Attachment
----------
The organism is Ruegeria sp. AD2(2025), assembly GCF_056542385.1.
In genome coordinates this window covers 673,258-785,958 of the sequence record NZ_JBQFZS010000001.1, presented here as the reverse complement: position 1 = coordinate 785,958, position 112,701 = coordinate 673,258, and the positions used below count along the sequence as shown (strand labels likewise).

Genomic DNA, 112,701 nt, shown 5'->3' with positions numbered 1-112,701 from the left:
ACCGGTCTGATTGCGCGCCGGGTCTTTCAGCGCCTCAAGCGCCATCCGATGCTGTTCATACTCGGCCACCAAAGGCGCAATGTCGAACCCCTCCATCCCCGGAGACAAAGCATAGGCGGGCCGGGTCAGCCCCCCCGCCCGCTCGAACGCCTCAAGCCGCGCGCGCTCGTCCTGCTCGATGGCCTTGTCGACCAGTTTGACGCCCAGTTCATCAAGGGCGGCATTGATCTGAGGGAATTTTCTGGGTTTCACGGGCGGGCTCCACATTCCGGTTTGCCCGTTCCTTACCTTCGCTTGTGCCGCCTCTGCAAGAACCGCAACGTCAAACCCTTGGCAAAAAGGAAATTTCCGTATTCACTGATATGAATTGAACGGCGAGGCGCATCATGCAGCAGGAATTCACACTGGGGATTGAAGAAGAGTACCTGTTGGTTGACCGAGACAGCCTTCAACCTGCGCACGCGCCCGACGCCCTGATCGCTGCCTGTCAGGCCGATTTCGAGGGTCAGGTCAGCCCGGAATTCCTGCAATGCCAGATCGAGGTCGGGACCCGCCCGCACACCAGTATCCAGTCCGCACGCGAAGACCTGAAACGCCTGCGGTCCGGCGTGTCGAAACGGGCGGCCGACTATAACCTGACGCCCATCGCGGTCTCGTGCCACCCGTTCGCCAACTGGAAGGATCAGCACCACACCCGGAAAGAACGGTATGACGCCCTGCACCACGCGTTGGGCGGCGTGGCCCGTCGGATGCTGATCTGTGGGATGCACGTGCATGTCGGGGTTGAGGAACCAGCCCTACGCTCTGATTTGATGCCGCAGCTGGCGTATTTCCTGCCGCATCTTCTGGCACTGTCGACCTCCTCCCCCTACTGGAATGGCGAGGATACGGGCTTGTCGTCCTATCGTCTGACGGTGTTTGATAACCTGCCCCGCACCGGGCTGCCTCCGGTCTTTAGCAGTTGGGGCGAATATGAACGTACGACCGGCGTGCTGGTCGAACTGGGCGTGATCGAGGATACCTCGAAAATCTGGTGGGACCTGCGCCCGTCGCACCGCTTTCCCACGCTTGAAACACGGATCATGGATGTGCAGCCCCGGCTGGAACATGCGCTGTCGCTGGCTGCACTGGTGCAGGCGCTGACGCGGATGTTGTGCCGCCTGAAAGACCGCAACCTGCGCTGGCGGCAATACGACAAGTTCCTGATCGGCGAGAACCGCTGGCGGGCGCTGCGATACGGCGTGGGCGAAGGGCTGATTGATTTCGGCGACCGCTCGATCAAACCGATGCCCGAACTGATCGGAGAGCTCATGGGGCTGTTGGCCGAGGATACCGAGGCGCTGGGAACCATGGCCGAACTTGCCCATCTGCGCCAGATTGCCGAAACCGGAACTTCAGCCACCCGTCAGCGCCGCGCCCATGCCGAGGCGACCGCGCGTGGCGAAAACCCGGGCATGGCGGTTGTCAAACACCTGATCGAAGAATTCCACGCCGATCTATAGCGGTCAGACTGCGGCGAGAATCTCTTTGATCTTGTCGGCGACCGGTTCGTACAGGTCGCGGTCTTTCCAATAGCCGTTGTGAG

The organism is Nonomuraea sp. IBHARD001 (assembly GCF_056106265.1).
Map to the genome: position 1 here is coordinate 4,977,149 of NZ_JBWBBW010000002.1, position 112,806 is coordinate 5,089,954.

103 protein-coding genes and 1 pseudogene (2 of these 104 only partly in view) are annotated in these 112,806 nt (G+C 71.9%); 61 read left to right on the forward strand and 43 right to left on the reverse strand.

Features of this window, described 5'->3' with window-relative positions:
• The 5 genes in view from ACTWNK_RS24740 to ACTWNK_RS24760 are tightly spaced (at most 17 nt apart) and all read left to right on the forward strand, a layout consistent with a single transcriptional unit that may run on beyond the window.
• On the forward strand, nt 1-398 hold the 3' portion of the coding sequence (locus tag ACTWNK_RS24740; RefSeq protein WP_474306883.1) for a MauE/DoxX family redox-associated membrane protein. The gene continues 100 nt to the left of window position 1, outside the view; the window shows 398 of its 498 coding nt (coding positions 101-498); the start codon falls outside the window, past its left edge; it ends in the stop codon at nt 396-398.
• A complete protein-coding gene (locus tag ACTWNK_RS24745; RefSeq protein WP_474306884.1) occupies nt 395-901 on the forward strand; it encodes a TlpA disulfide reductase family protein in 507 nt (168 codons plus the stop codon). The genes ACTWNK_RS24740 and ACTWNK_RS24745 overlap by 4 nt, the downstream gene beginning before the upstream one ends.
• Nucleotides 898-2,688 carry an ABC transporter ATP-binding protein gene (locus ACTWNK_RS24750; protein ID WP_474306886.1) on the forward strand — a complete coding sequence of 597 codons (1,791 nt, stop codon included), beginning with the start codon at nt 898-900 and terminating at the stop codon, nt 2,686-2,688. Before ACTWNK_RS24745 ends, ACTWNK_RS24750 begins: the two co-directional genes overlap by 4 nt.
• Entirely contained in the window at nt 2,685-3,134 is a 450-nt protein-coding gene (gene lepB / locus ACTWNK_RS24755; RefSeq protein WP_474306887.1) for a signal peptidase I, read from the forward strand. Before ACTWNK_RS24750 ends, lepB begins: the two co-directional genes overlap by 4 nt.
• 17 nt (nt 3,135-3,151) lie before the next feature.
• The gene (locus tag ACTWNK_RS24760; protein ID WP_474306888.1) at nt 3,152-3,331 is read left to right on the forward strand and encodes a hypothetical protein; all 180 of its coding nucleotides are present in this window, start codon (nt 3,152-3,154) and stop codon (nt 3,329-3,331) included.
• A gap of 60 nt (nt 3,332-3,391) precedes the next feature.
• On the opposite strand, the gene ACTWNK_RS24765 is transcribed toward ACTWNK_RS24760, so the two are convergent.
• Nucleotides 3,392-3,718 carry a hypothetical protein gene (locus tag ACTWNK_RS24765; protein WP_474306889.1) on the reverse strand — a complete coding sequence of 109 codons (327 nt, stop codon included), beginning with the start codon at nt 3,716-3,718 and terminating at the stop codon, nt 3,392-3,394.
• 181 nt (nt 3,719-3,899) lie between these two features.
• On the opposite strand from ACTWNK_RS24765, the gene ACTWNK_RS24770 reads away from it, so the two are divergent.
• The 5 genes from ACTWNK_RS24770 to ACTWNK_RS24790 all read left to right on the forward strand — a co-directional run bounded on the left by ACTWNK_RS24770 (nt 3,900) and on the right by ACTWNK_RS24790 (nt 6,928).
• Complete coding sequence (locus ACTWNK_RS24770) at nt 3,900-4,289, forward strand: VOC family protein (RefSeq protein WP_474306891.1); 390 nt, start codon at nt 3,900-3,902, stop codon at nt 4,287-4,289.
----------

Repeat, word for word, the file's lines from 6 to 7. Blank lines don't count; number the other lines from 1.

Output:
Map to the genome: position 1 here is coordinate 4,977,149 of NZ_JBWBBW010000002.1, position 112,806 is coordinate 5,089,954.

103 protein-coding genes and 1 pseudogene (2 of these 104 only partly in view) are annotated in these 112,806 nt (G+C 71.9%); 61 read left to right on the forward strand and 43 right to left on the reverse strand.